Industry Updates

VanEck closes equal-weighted North America ETF

Inflows flat over three years

Theo Andrew

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VanEck has closed its equally weighted North America ETF following a prolonged period of dwindling demand, ETF Stream can reveal.

In an update last week, the US-based asset manager said it was delisting its €9.4m VanEck Vectors Morningstar North America Equal Weight UCITS ETF (TNAE), effective 1 February

TNAE will delist from all exchanges including the London Stock Exchange, Six Swiss Exchange, Euronext Brussels, Euronext Amsterdam, Deutsche Boerse and Borsa Italiana.

In a statement, VanEck said: “After careful consideration following a review of the current product range, taking into account the assets under management and the long-term interests of investors. The directors have resolved that it is in the best interest of the fund and their investors to close TNAE.”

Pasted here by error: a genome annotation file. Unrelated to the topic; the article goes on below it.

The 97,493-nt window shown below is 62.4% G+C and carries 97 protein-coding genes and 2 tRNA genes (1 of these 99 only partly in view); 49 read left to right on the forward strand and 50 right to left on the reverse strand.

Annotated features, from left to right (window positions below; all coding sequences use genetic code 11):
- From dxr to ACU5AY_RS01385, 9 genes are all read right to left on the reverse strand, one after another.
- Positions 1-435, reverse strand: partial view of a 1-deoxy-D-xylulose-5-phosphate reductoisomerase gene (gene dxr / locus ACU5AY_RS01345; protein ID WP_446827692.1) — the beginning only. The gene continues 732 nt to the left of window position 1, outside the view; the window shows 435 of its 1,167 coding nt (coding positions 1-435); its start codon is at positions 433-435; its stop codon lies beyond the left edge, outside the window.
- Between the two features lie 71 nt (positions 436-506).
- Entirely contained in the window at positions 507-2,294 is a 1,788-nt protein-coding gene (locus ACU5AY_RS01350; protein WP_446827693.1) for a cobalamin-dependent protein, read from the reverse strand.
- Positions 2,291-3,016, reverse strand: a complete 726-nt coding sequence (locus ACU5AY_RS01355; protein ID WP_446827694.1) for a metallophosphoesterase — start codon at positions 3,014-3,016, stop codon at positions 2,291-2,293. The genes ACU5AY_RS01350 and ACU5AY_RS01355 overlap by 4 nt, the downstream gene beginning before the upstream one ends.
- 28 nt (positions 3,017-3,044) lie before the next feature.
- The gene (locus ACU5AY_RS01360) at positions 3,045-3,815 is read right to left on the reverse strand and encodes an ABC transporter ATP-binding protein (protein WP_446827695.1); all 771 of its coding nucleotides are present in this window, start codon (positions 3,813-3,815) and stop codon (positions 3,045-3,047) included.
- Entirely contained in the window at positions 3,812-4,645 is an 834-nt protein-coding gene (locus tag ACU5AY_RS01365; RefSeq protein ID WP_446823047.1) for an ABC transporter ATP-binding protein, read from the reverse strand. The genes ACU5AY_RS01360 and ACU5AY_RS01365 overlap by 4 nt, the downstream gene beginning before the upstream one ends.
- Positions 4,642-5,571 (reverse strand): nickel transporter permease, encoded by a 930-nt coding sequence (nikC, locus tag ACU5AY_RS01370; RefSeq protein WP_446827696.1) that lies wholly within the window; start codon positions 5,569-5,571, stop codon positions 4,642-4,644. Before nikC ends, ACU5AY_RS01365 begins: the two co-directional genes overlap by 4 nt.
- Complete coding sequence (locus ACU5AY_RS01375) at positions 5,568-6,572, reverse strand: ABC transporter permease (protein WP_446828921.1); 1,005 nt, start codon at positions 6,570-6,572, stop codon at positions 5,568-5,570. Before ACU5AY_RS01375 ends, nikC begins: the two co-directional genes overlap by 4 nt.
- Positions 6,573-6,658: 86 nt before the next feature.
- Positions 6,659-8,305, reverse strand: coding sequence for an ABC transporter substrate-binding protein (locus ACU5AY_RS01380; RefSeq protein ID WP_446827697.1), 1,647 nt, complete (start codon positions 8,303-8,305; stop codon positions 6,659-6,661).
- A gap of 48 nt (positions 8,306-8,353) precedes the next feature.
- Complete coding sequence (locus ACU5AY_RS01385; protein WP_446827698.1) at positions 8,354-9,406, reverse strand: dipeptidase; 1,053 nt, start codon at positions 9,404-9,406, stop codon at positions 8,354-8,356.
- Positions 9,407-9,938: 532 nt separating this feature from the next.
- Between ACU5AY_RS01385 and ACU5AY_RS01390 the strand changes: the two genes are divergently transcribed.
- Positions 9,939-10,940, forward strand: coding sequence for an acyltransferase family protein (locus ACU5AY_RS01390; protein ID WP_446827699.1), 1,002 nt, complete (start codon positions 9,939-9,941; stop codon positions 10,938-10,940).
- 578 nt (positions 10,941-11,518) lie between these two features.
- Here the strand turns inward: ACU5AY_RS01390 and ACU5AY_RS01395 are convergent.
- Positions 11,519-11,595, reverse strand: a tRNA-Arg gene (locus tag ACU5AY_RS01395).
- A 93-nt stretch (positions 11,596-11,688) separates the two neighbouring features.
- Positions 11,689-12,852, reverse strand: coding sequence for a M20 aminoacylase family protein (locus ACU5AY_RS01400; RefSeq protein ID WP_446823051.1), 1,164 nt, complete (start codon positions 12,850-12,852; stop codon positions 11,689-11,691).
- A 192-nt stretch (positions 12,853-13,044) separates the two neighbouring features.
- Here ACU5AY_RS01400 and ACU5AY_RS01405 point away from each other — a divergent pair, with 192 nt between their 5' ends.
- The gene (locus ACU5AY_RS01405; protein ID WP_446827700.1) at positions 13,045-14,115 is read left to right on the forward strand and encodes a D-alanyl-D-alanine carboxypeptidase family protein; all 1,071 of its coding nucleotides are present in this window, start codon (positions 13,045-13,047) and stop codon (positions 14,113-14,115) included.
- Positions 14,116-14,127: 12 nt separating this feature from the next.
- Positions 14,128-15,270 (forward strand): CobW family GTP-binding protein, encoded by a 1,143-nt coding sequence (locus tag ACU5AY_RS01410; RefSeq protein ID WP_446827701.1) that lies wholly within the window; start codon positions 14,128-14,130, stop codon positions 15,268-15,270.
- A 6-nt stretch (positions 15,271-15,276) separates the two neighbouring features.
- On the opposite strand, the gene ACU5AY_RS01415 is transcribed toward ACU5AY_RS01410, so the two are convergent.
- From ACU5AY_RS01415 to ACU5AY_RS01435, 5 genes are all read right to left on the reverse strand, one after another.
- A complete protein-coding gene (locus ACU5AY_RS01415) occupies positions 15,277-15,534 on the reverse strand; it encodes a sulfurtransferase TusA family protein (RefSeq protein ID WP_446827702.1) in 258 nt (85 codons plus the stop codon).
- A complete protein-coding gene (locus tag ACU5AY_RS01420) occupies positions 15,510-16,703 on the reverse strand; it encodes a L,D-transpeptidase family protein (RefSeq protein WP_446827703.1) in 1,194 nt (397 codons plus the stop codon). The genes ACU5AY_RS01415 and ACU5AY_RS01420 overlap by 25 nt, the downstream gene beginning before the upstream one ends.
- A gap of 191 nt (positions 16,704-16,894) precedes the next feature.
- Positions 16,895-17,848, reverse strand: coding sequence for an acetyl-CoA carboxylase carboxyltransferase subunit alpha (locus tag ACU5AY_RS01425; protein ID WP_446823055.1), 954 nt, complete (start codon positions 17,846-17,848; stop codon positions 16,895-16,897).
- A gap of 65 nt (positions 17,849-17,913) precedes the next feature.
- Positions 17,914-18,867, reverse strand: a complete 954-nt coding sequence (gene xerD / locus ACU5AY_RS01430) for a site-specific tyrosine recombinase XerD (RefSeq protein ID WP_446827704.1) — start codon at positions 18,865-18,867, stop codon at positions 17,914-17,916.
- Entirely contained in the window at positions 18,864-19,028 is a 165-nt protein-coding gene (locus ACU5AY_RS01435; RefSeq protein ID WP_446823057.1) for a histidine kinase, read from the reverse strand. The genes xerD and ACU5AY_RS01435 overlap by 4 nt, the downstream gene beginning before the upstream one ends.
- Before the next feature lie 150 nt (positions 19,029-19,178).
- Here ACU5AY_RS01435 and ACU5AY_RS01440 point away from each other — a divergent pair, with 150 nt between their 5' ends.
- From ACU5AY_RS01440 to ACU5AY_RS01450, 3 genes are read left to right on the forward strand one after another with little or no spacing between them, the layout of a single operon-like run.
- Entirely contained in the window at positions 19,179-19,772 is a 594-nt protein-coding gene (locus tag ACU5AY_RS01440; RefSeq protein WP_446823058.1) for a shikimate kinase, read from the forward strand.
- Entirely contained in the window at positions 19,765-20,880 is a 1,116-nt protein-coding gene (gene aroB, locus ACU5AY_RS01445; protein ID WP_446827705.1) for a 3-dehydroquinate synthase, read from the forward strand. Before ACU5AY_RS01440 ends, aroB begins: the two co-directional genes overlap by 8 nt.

Launched in 2015, flows into the ETF have been flat since inception, adding less than half a million assets over the past three years, according to data from ETFLogic.

Despite this, performance has been solid, returning 95% over the past five years, but slightly lower than its market cap weighted counterparts over the same period.

For example, the $1bn iShares North America UCITS ETF (INAA) and the $2.4bn Vanguard FTSE North America UCITS ETF (VNRT) returned 119.9% and 107.1% over five years, respectively.

Equally weighted indices, particularly in the tech and growth stock heavy North American markets, are often used to counterbalance against market cap weighted bias.

S&P 500 equal weight ETFs were in vogue at the onset of the year as investors flooded into value on the back of positive news on the vaccine. However, outflows followed later in the year as investors bet on a cyclical shift back into mega-cap growth stocks.

TNAE has 35.5% of its assets weighted to information technology and consumer discretionary stocks, traditional growth stocks, versus 40.9% for INAA and 47.2% for VNRT.

For example, VanEck’s offering has a much lower allocation to mega cap stocks such as Apple (1.2%) versus INAA and VNRT, in which the tech giant accounts for 6.5% and 6.15%, respectively.

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